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Saturday, May 15, 2021

Can clothes have a domino effect?

Fashion designer Ruchika Sachdeva on everyday chic, her love for kantha, and why she believes in slow fashion

Written by Ektaa Malik |
April 11, 2021 6:30:02 am
Bollywood actress Ananya Pandey poses during LAKME ABSOLUTE GRAND FINALE PRESENTS BODICE BY RUCHIKA SACHDEVA show at the FDCI (Fashion Design Council of India) x LFW (Lakme Fashion Week) 2021 at Princess Dock in Mumbai, India on 21st March 2021 Photo : FS Images / FDCI x Lakme Fashion Week 2021 / RISE Worldwide

At the FDCI Lakmé Fashion Week (LFW) held last month in Mumbai, the finale made for a refreshing change of pace. Instead of going with the tried and tested policy of “when in doubt, go bling”, it opted for the lowkey style statement that Delhi-based designer Ruchika Sachdeva’s label, Bodice, embodies.

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She showcases under the label Bodice, which completes a decade this year. Her collection for the phygital (physical-cum-digital) edition of the fashion week — “Ready, Set, Play” — was a nod to the popular board game, Dominoes. The ramp, too, was modified to look like a board game. “The domino effect is basically a ripple effect where any small action, however insignificant, sets off a chain of slightly bigger actions — the butterfly effect. During the pandemic, I felt a really strong connection with this. Nothing in life happens all of a sudden, it’s all a ripple effect. I work with pleats and lines, and there’s a lot of symmetry in it. Lines blend into each other, hence the ripple effect. When you move, the pleats and lines move with you, creating that domino effect,” says the fashion designer, who works out of her studio in Delhi’s Vasant Kunj.

Pleats, pintucks, billowing pleated sleeves and symmetry dominated Sachdeva’s youthful and peppy showcase at the fashion week. Each of the outfits were painstakingly detailed and handcrafted, evoking a richness of luxury, without ostentatious embellishments.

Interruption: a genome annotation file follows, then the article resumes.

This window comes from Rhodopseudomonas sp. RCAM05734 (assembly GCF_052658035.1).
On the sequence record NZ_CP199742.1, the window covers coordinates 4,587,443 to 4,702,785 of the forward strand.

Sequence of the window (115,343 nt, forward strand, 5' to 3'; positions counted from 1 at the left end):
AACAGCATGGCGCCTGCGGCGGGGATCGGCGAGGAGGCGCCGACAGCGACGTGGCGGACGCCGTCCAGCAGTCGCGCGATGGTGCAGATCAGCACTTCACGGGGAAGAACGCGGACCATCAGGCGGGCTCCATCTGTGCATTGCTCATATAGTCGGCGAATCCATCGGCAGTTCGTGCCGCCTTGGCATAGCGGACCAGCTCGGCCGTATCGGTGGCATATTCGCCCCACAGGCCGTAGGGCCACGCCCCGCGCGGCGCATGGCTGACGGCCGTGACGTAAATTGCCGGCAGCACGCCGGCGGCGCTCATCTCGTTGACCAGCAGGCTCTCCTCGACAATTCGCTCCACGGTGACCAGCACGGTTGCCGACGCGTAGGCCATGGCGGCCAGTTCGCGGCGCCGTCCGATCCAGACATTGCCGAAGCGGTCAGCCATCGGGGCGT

Bodice’s clothes will not look out of place at a conference, a beachside brunch or even a dressy day at work. “It’s the responsibility of designers like us to celebrate the everyday. Why do we wait for a sangeet or a wedding alone to look nice? Why wait only for the big things? We can celebrate and enjoy the small things. Women don’t want to look beautiful just at a shaadi anymore,” says Sachdeva, who began her career designing clothes for women in 2011 and then launched a men’s capsule in 2019. “

A model poses during LAKME ABSOLUTE GRAND FINALE PRESENTS BODICE BY RUCHIKA SACHDEVA show at the FDCI (Fashion Design Council of India) x LFW (Lakme Fashion Week) 2021 at Princess Dock in Mumbai, India on 21st March 2021 (Photo : FS Images / FDCI x Lakme Fashion Week 2021 / RISE Worldwide)

For centuries, men have gotten away wearing light, easy-going clothes, while women struggle to walk in those heavy lehengas. I am sure that this culture has evolved over time, but that’s where we, leaders of the industry and culture makers come in — designers, painters, writers, sculptors, etc. That’s how movements start, like the Modernist movement did.”
Sachdeva shot into the limelight in 2018 when she won the International Woolmark Prize, having debuted in the Indian fashion scene as a Lakme Gen Next designer in 2010. Her approach of “slow sustainable fashion”, with materials sourced from Bhuttico weavers’ collective in Himachal Pradesh, was refreshing.

Today, even as high-street fashion brands encourage a consumerist culture talk of sustainability, Sachdeva says, “Honestly, I didn’t use these terms even when I started out. And even now I don’t use them as talking points. I feel it should be in the DNA of any fashion anything, to be responsible. To be sustainable or to be slow, is nothing special. It’s the most basic human thing. But, yes, sustainable, conscious clothing and slow fashion have become buzzwords. I am glad that people have been pushed to have some clean practices for fashion. If any high street brand does even two per cent, it will make a difference,” she says.

The conversation turns to kantha, the humble running stitch, which seems to have a special place in Sachdeva’s heart and oeuvre. “Some grandmothers like to knit; in my family, we did kantha. I have some quilts which have been made from old sarees and salwar kameezes of my aunts, mother and grandmothers. It’s said that the blessings of our elders are passed down in that tradition. Also, kantha enabled the longevity of materials. We come from a culture where we don’t throw things away. This upcycling is being spoken about now, but we have practised it for generations. We make 50 units of one design, we sell it for, maybe, Rs 25,000 each. We take a month for making that one particular outfit. A woman who has paid for it, and is waiting for it for a month, will not throw it away after one season,” says the 34-year-old.

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